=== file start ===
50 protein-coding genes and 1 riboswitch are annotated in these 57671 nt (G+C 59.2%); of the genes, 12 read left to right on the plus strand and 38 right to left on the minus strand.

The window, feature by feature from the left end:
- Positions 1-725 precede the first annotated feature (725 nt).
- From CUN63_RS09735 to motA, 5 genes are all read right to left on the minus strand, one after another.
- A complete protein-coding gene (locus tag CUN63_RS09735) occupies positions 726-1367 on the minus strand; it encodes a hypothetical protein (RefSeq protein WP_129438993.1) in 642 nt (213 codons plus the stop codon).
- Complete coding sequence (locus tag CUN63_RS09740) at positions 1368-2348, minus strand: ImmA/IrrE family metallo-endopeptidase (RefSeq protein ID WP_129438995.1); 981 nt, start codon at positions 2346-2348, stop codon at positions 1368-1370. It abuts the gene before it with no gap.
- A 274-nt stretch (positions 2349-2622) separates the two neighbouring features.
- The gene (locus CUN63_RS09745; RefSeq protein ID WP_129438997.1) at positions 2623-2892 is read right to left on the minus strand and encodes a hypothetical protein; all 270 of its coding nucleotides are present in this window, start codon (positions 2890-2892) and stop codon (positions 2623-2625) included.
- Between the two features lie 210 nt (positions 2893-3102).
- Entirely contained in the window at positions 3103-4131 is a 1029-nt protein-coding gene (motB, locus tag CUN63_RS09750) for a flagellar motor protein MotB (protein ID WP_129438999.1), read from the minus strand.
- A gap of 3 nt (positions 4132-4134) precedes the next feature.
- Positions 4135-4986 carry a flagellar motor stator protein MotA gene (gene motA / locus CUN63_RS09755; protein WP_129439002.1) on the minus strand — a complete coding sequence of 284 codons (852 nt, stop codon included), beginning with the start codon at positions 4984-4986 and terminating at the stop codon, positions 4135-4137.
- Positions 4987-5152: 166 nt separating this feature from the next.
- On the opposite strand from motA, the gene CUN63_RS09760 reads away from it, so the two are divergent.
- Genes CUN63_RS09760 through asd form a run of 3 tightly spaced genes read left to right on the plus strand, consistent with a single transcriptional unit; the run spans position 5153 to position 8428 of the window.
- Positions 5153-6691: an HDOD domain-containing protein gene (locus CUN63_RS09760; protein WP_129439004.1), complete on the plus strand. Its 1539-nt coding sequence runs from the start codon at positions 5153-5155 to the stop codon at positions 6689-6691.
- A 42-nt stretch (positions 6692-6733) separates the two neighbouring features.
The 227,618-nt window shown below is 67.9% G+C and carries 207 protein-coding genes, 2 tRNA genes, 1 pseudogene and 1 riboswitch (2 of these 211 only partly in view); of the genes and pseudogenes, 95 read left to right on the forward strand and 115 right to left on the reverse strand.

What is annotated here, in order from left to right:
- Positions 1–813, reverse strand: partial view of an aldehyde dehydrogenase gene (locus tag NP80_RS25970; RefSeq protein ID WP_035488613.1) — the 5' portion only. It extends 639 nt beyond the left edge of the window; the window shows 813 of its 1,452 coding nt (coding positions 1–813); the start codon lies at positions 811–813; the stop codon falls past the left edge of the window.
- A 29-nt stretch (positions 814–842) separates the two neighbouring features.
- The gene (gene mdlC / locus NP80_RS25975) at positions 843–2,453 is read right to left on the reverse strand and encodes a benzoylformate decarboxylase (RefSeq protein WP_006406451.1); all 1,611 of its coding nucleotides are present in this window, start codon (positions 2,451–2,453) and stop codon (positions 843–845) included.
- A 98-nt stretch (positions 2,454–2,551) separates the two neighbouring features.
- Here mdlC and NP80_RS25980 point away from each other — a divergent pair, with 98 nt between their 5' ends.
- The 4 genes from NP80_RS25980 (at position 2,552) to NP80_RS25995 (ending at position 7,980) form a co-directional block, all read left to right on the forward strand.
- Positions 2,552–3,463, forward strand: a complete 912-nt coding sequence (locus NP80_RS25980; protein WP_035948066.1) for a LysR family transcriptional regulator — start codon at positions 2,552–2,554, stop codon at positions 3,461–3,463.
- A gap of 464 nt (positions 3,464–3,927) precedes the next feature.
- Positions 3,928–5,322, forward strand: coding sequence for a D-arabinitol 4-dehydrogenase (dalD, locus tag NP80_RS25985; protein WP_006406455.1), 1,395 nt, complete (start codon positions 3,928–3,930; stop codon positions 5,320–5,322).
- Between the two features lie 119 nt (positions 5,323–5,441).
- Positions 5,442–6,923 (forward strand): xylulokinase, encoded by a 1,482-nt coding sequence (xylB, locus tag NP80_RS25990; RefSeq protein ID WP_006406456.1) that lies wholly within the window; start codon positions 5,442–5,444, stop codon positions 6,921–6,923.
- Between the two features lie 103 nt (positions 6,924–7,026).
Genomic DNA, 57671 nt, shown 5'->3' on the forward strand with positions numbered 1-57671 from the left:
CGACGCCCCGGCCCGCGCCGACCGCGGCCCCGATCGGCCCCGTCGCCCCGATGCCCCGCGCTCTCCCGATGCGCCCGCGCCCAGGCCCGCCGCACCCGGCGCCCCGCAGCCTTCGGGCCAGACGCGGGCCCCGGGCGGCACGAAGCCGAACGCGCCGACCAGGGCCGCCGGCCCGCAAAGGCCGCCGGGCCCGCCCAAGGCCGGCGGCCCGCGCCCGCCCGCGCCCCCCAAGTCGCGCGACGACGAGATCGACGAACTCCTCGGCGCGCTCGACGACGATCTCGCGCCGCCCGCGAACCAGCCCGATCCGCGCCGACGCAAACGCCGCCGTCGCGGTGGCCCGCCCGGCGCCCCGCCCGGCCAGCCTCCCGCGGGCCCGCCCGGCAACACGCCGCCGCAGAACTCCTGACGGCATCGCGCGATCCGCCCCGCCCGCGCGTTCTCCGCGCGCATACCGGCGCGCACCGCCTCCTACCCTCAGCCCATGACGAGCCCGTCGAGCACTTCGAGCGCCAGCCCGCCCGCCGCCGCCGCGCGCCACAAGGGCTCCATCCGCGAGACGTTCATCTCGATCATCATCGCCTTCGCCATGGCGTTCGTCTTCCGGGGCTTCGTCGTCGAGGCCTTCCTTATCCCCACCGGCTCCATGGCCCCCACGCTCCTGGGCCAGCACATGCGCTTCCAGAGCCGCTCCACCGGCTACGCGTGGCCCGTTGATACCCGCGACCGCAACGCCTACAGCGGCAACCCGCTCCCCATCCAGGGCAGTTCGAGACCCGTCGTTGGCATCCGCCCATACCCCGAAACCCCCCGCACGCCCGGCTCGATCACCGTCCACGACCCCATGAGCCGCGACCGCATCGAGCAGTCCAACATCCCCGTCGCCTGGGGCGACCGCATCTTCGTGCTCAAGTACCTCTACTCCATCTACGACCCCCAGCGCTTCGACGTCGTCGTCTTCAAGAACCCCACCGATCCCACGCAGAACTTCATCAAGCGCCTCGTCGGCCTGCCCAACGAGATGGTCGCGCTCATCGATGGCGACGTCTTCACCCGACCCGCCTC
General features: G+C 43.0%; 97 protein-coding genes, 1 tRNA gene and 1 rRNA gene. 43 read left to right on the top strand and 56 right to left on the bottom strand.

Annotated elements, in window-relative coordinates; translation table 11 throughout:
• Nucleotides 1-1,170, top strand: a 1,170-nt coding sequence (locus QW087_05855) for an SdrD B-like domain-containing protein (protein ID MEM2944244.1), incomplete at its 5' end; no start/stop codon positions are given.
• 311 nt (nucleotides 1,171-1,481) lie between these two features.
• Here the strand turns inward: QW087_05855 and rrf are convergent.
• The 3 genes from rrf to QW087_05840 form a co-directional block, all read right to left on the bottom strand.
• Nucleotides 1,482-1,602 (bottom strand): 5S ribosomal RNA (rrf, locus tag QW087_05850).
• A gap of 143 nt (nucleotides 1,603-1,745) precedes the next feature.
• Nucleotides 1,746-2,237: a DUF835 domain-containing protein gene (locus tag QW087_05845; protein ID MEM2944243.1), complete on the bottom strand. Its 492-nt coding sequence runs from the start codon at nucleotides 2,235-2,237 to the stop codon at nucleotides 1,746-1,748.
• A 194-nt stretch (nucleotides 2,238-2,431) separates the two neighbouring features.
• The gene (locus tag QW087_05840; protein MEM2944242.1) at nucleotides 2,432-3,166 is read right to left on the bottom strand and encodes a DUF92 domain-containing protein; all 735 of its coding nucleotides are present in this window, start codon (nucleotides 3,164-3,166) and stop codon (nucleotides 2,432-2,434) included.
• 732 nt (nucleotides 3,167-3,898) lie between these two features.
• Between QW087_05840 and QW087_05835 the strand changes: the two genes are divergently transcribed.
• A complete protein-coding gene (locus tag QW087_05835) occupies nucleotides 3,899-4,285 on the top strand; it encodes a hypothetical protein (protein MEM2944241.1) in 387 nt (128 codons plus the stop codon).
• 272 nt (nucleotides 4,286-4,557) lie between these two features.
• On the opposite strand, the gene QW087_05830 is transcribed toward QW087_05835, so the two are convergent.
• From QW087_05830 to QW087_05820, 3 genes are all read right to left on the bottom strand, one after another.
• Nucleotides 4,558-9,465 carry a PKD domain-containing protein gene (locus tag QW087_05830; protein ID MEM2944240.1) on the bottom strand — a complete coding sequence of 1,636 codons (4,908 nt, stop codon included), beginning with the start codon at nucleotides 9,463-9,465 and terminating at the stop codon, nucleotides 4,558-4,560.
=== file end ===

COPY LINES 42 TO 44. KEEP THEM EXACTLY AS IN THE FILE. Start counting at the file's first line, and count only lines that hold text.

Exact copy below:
• Nucleotides 1,746-2,237: a DUF835 domain-containing protein gene (locus tag QW087_05845; protein ID MEM2944243.1), complete on the bottom strand. Its 492-nt coding sequence runs from the start codon at nucleotides 2,235-2,237 to the stop codon at nucleotides 1,746-1,748.
• A 194-nt stretch (nucleotides 2,238-2,431) separates the two neighbouring features.
• The gene (locus tag QW087_05840; protein MEM2944242.1) at nucleotides 2,432-3,166 is read right to left on the bottom strand and encodes a DUF92 domain-containing protein; all 735 of its coding nucleotides are present in this window, start codon (nucleotides 3,164-3,166) and stop codon (nucleotides 2,432-2,434) included.